Have U.S. Shale Rebels Taken Over - Or Will The OPEC Empire Strike Back?

| About: The United (USO)
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Summary

Why OPEC move is a sign of weakness, not strength.

Rebel U.S. shale producers are quickly taking control of oil sector.

The OPEC empire no longer has the ability to strike back.

How the new U.S. shale republic will hand its new responsibilities is the question.

source: Stock Photo

Some consider the decision by OPEC and other countries a reflection of the strength and ongoing power of OPEC, but in fact it's nothing less than a confirmation the cartel is in the last days of its waning influence.

OPEC isn't cutting production because it is interested or able to manage the oil market as it has in the past, it has done so because it has failed to crush the U.S. shale industry in a way that would have made it hobble along for a significant period of time, while waiting for global demand for oil to pick up.

The idea OPEC remains the controlling power in oil is a faulty one based upon misunderstanding of the degree U.S. shale producers have disrupted the industry.

This is it for OPEC. It's the last shot it'll be able to take before completely ceding power to U.S. shale producers, which will become the major influencer on the market for years to come. Many don't understand this has already happened, which is why OPEC and Russia made the decision to cut oil production, or least assert they will.

U.S. shale producers went rogue a long time ago, and there is nothing the nationalized OPEC oil companies can do about it.

Misunderstanding the production cut this time around

In the past it was obvious OPEC was the key influence with the price of oil, but this time around, even though the upward movement in the price of oil was anticipated and obvious, it comes with a lot of caveats and differing parameters than in the past.

The most obvious is the large amount of oil being produced by the U.S. shale industry it hasn't had to deal with before. It's not only the amount of U.S. shale oil that is now dictating the market, but the efficiencies and productivity accompanying it.

All OPEC is now doing is trying to get a little more out of oil while it can. This is because U.S. shale producers can now compete at almost any price level because they have taken a lot of costs out of the production process.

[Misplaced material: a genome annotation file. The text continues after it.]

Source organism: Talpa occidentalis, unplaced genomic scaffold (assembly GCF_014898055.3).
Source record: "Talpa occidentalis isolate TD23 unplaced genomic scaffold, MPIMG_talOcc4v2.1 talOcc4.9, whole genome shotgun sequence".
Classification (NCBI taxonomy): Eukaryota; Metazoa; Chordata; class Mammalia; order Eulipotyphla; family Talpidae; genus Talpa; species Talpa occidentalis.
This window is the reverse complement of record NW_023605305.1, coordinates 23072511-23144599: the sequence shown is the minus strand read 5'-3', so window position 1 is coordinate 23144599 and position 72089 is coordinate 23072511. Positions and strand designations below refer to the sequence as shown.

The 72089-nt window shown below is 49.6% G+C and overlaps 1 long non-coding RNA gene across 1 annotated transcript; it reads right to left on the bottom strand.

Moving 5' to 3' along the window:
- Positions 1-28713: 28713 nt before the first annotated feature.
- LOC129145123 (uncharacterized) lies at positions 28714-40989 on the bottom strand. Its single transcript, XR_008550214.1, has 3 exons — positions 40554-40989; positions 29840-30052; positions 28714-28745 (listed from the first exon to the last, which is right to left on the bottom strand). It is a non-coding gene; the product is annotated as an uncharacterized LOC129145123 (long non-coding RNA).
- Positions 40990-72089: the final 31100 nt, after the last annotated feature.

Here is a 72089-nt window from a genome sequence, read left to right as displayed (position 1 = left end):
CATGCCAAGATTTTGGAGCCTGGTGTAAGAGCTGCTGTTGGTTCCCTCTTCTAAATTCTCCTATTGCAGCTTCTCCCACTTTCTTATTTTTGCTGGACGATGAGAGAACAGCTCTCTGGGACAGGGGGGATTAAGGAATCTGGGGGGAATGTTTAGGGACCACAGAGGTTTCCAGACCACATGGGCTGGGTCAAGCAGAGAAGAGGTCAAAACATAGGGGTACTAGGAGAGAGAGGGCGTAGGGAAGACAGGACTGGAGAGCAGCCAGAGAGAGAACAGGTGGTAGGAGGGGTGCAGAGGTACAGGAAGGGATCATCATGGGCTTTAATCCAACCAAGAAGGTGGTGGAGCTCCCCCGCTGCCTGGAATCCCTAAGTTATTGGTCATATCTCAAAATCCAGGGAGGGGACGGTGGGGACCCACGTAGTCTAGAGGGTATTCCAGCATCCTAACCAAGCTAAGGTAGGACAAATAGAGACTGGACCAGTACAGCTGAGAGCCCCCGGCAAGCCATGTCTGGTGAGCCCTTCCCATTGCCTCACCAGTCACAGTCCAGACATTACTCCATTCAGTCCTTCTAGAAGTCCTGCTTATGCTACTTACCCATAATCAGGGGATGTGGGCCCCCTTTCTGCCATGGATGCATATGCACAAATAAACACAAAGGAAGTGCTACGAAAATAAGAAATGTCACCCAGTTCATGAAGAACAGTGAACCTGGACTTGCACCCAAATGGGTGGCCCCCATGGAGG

For that reason, investors need to learn how to compare apples with apples when analyzing U.S. shale against OPEC. What I mean is OPEC members, to varying degrees, are responsible for taking care of an entire country, or at minimum being a significant part of GDP. U.S. shale companies aren't, so comparing costs of production against OPEC isn't the way to consider the competition, because it's now apparent at where the shale producers are, it's the equivalent of producing oil at about a third of what they are.

In other words, if some OPEC members can produce oil at about $10 per barrel or a little lower, shale producers able to produce at about $30 or so are at about level with them. That's because OPEC must distribute a lot of their earnings to its people to maintain many of the perks supplied in the past. They've been removing or shrinking the perks over the last year or so, but OPEC has to be careful to do so incrementally so it doesn't generate resistance and internal strife, resulting in instigating their own rebellion.

The reason the production cut this time around isn't going to be effective over the long term, is it has never been implemented with a mature U.S. shale industry. OPEC has never had a third competitor (beyond Russia), which is able to step into the vacuum created by a cut and quickly recover at least a portion of it.

The OPEC empire can't strike back

As mentioned earlier, this is being considered as a major aggressive move by many following the oil market, with the idea it's no different than it has been in the past. Not only is this not the case, but when shale oil production surges over the next couple of years, there is little or nothing left in OPEC's arsenal to deal with it. That's why I conclude this is the last big move by OPEC before being understood to be a declining energy power. It's a key reason many OPEC countries are diversifying their economies in preparation for this rapidly approaching reality.